Kent State University has canceled its plans to stage the musical “West Side Story” after some Hispanic students objected to the casting of non-Hispanic students in lead roles.
The tragic Romeo and Juliet story involves two rival gangs in New York City — the white Jets and the Sharks, who are Puerto Rican.
None of the three leading roles of Puerto Rican characters were given to Hispanic students, according to student-run KentWired.com. Several white students were cast in supporting Hispanic character roles, the student news outlet reported.
“If they didn’t have this diverse cast in mind, and they didn’t think that we as the Latino students could fulfill these lead roles, then why would they continue on with the show in the first place?” theater major Bridgett Martinez told WKSU public radio.
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Martinez tried out for the lead role of Maria but was cast as her understudy, according to KentWired, but she insists her complaints aren’t just sour grapes.
“Once I read (the list) again and I really saw … all of the casting choices, I was just blown away because it was not correct at all,” she told KentWired.
Fellow theater major Viviana Cardenas, who lost the role of Anita to a black student, was also bothered.
“It’s more than just getting a role,” Cardenas told the student publication. “I don’t get to tell other people’s stories because of the color of my skin, but yet when there is this story that is about people of cultures like me, about people of color like me, and that gets taken away from me … that was the most heartbreaking.”
Cardenas said she believed the professors who cast the show did so based only on talent, but “there are more things that need to be considered than just that,” she told KentWired.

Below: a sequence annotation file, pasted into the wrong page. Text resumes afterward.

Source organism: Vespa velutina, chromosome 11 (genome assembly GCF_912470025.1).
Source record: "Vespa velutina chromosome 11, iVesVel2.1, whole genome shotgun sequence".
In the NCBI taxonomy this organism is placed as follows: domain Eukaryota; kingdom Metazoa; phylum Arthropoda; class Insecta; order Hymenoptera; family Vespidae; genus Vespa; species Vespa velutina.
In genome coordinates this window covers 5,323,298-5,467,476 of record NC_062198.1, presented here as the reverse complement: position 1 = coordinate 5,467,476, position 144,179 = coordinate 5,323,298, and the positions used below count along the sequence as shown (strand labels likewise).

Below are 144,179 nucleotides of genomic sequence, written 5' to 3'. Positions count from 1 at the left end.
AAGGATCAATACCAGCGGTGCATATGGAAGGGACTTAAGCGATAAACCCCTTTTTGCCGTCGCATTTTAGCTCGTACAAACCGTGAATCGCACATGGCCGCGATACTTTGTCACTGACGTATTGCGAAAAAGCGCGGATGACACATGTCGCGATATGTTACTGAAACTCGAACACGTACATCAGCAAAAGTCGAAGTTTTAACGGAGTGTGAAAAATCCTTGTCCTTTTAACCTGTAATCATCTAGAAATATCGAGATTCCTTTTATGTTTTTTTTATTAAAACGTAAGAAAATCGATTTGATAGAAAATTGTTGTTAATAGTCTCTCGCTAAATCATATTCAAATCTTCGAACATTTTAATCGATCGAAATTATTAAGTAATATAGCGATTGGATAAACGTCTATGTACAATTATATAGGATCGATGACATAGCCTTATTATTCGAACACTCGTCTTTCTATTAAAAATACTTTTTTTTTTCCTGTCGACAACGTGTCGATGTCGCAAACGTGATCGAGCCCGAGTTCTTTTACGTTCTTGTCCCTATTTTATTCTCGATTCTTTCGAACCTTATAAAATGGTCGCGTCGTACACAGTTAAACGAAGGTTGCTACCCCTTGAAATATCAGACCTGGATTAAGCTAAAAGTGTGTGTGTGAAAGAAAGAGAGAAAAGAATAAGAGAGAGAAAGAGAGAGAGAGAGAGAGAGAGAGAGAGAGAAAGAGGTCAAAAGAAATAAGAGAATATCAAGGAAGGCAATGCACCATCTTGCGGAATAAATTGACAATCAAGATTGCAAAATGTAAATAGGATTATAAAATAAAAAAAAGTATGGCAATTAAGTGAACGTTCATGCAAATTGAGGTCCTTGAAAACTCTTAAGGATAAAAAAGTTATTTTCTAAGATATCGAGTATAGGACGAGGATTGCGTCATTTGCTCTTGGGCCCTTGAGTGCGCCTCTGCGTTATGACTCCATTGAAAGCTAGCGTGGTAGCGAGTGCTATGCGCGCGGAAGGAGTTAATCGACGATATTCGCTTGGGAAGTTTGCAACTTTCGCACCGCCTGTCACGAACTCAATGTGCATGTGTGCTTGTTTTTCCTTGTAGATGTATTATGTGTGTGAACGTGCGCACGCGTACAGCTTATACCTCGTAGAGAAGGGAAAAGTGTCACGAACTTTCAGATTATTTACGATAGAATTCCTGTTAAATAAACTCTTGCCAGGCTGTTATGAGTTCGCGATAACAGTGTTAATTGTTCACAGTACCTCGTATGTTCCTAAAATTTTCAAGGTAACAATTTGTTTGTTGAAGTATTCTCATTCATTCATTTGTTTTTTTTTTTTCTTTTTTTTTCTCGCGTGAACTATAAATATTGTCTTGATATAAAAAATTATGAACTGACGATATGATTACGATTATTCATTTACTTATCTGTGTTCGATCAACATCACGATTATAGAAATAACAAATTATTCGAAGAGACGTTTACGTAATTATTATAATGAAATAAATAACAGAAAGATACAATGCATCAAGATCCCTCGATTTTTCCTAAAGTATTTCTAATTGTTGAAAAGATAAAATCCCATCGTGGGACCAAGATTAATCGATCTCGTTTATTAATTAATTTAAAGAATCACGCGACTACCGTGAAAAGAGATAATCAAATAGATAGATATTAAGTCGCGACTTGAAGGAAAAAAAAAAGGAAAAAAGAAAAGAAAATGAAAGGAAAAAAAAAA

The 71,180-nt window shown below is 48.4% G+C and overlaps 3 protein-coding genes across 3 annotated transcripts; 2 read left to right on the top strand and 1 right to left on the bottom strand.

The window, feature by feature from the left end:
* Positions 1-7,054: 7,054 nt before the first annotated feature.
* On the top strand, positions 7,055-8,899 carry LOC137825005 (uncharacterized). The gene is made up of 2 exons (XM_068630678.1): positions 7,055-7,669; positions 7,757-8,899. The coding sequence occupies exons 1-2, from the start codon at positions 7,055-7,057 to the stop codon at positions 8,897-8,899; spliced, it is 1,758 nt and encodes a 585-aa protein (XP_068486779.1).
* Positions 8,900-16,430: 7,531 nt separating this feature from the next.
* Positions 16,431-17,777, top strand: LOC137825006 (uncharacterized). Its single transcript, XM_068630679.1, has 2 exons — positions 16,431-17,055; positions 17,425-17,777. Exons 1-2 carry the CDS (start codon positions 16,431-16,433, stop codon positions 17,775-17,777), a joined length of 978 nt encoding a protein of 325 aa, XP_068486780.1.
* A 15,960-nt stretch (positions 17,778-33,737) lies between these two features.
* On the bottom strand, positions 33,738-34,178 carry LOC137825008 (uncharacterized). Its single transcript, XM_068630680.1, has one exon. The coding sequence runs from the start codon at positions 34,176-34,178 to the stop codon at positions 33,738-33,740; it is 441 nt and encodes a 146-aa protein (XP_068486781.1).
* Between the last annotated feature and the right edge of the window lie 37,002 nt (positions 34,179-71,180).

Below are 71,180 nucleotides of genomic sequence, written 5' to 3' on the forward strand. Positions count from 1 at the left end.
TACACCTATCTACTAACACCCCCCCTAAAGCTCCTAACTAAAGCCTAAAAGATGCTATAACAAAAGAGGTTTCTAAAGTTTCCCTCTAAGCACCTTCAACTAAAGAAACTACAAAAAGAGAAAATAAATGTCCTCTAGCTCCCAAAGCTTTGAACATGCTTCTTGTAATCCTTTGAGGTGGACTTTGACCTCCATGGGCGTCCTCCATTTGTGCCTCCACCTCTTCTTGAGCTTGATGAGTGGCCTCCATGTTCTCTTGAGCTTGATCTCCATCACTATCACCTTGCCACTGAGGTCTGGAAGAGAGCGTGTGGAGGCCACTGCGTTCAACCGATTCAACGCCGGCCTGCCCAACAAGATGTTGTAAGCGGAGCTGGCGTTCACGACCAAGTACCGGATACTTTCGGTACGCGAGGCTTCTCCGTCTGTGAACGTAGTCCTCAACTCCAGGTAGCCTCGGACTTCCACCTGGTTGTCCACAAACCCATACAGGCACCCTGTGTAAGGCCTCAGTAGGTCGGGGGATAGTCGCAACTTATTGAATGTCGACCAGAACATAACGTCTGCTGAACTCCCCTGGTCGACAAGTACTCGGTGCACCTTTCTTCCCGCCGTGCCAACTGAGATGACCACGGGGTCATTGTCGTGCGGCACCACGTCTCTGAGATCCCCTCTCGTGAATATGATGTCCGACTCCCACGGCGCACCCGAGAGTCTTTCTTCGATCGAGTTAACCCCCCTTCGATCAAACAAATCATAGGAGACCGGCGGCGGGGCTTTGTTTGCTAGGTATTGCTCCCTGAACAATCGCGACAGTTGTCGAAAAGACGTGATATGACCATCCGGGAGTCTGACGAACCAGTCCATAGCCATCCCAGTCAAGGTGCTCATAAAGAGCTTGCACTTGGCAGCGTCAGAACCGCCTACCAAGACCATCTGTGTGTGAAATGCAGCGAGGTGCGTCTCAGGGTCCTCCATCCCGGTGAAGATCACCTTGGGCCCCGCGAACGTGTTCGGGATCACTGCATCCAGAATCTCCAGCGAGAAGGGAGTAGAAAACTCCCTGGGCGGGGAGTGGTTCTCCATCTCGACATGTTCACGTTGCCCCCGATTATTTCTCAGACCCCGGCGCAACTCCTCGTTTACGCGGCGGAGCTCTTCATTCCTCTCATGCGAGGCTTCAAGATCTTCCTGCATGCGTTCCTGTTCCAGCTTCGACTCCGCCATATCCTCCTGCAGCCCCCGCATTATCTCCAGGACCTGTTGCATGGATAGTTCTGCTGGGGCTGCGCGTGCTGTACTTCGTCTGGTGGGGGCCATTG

Eric van Baars, director of Kent State’s School of Theatre and Dance, held a town meeting on Sept. 4 where Martinez and other students aired their concerns to faculty members, according to WKSU.
After that meeting, van Baars decided to drop “West Side Story.”
“The director of the School of Theater and Dance chose a different musical, Children of Eden, and recast the students who auditioned into this production. So there is still a fall musical for our students to showcase their talents,” Kent State said in a statement to Inside Higher Ed.
“The change was in response to our community members’ voices and the national dialogue regarding the desire for authenticity on our stages. To be current and culturally engaged, the School of Theater and Dance supports the progression of conscious casting in the American theater today.”
The switch has met with mixed feedback, according to students who talked to Campus Reform. a conservative news outlet that covers higher education.
It “reflects that the school is willing to listen and take accountability for mistakes and poor decisions,” Paul Appleby, president of the student theater group All-In(clusive), told Campus Reform.
“We’re obviously at a very difficult time as a nation, especially with how we treat people of color, but I think the fact that the school decided to shut down West Side Story shows that when people raise their voices and make it clear what they are and aren’t willing to put up with.”
But Skyler Dye, a theater performance student at Kent State, told Campus Reform that dumping “West Side Story” was “bowing to racists.”
“It is a complicated thing, for sure,” Dye said, “but ultimately there have been, and will continue to be, productions of West Side Story that use colorblind casting. I think if belief can be suspended for a good production, there is no issue.”
The casting of non-Hispanic actors in productions of “West Side Story” has raised issues before, going back to how white actress Natalie Wood was cast to play the female lead of Maria, a Puerto Rican woman, in the classic 1961 film version.
Steven Spielberg is directing a new film version and has made a point to search nationwide for Hispanic actors for the lead roles.
“The most striking difference is that Spielberg seems to be taking steps to cast the movie in an ethnically authentic manner, especially at a moment when Latino activists are asking for more on-screen representation,” The Hollywood Reporter wrote earlier this year.